Such an approach can be very useful in the field of eMobility. Take the case of a hydrogen fuel cell electric (FCeV) bus. To produce a vehicle, multiple phenomena would need to be understood to integrate the fuel cell, equipped with the requisite ancillary systems. Traditionally this would require many cycles of an iterative design process, both costly in time and money. By producing a detailed high-fidelity model of the bus beforehand, much of the design work for specifying ancillary systems can be done virtually with confidence. Interplay between the control algorithm and the greater fuel cell system is of paramount importance. With a high-fidelity model, such an interplay is captured, enabling the control system to be optimised for each iteration of the design in turn. Estimations regarding the longevity and durability of the fuel cell can also be made, based on various metrics relating to parameters such as temperature gradients.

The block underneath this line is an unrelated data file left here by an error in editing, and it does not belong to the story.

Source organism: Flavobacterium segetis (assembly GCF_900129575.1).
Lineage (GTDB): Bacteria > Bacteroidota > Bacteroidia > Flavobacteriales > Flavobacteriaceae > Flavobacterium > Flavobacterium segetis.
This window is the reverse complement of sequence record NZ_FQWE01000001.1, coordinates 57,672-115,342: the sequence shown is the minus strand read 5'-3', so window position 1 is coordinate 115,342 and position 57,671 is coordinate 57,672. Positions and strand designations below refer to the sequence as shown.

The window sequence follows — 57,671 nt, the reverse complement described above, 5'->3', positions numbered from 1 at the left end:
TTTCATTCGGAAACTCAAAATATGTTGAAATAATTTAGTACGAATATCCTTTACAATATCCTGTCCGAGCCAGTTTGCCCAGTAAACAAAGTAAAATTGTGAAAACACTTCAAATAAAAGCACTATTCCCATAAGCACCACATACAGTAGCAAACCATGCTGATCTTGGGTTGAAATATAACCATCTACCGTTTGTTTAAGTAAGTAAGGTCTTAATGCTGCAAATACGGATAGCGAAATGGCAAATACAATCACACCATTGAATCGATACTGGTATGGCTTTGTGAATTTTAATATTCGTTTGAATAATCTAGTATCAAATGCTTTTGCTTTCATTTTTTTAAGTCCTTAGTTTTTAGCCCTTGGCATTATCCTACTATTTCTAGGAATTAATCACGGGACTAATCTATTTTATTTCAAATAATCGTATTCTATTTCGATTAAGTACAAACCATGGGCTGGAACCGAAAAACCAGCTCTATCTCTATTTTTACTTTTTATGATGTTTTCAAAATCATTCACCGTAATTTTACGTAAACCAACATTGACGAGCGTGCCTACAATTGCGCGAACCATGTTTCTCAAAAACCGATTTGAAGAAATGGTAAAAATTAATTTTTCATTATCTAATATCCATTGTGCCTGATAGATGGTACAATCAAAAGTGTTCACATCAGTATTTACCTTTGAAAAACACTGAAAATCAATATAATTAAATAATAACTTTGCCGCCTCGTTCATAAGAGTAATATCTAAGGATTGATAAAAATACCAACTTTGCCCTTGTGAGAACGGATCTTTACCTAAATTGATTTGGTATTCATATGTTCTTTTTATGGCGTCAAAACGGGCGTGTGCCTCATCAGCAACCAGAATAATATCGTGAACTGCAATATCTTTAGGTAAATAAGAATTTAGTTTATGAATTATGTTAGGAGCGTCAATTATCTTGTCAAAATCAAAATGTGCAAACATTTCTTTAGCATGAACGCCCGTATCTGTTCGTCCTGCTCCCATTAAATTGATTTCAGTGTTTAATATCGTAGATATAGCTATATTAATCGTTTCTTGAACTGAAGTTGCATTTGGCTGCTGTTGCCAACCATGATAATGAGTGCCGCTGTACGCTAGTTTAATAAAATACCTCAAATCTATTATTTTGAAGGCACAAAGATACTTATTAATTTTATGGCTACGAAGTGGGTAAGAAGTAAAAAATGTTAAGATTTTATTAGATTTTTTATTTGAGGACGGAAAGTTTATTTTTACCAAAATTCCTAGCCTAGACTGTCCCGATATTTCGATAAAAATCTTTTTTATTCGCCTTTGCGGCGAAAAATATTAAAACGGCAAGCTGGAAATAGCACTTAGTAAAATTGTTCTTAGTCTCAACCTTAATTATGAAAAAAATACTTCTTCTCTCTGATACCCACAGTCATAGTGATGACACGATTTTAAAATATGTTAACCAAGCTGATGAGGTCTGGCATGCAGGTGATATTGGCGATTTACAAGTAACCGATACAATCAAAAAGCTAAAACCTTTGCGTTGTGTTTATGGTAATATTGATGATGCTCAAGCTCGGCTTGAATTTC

At Claytex, we recently produced such a model as a technical exercise. A particular type of FCeV was imagined, evolving from an existing ICE bus model. Coupled with a single 130kWh battery model, a single 125kW proton-electron membrane (PEM) fuel cell model using components from the Hydrogen library from Dassault Systemes, was created. Testing comprised of drive cycle analysis (SORT type) within a multibody model of a bus. Current production from the fuel cell is dependent upon the temperature and the pressure of the gases within. Using 1D fluids modelling within the ancillaries, an accurate representation of the dynamic conditions the fuel cell will endure can be captured. Each individual element of the ancillary system is included: the fuel tank, hydrogen recirculation circuit, humidifier, and purge valve (to manage mass fraction of oxygen in the anode) are included for the anode auxiliary system. Ambient air compressor, inlet heat exchanger, water recovery and exhaust valve (to maintain pressure across the cathode) comprise the cathode side ancillaries. Propylene Glycol coolant was used to cool both the heat exchanger and the fuel cell itself, in separate systems with heat rejected to the boundary. Fuel and aspiration systems featured pipe models, complete with the ability to reject, and absorb heat from the surrounding environment.